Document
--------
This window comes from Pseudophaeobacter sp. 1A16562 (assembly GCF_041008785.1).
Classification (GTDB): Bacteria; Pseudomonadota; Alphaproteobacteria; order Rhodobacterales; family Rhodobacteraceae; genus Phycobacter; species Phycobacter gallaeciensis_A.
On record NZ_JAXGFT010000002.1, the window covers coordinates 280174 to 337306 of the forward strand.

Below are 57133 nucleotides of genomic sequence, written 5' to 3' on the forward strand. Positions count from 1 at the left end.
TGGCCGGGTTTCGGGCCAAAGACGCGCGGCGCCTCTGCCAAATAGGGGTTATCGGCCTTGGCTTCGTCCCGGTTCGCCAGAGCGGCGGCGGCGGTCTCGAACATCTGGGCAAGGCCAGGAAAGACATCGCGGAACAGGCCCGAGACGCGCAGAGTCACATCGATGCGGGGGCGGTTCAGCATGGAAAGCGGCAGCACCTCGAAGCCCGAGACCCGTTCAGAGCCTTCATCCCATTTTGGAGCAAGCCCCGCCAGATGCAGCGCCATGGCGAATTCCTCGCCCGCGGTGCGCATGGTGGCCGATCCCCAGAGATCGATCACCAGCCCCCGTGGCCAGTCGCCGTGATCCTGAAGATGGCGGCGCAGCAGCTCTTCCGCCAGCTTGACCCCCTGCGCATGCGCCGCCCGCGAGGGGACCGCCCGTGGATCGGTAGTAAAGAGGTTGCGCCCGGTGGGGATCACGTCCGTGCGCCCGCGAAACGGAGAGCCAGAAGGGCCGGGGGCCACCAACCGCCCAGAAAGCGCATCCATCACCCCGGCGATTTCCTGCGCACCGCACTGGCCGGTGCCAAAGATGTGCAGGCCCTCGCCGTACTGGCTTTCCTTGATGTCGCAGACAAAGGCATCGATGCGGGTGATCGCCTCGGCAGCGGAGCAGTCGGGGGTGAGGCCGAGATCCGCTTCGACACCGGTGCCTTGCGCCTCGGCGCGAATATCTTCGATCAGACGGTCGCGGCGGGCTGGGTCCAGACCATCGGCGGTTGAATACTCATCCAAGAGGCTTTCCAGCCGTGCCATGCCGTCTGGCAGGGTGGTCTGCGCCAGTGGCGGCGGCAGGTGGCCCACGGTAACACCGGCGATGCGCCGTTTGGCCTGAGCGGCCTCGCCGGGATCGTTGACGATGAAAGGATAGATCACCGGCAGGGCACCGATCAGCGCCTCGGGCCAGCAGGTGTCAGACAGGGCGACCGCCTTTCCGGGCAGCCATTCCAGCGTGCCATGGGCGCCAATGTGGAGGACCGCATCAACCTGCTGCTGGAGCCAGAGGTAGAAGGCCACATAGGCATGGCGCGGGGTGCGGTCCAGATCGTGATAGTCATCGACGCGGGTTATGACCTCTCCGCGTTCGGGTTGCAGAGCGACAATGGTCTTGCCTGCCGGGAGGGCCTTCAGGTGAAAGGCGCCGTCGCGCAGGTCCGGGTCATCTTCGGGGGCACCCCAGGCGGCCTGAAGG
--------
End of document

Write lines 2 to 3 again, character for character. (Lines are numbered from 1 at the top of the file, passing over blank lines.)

Classification (GTDB): Bacteria; Pseudomonadota; Alphaproteobacteria; order Rhodobacterales; family Rhodobacteraceae; genus Phycobacter; species Phycobacter gallaeciensis_A.
On record NZ_JAXGFT010000002.1, the window covers coordinates 280174 to 337306 of the forward strand.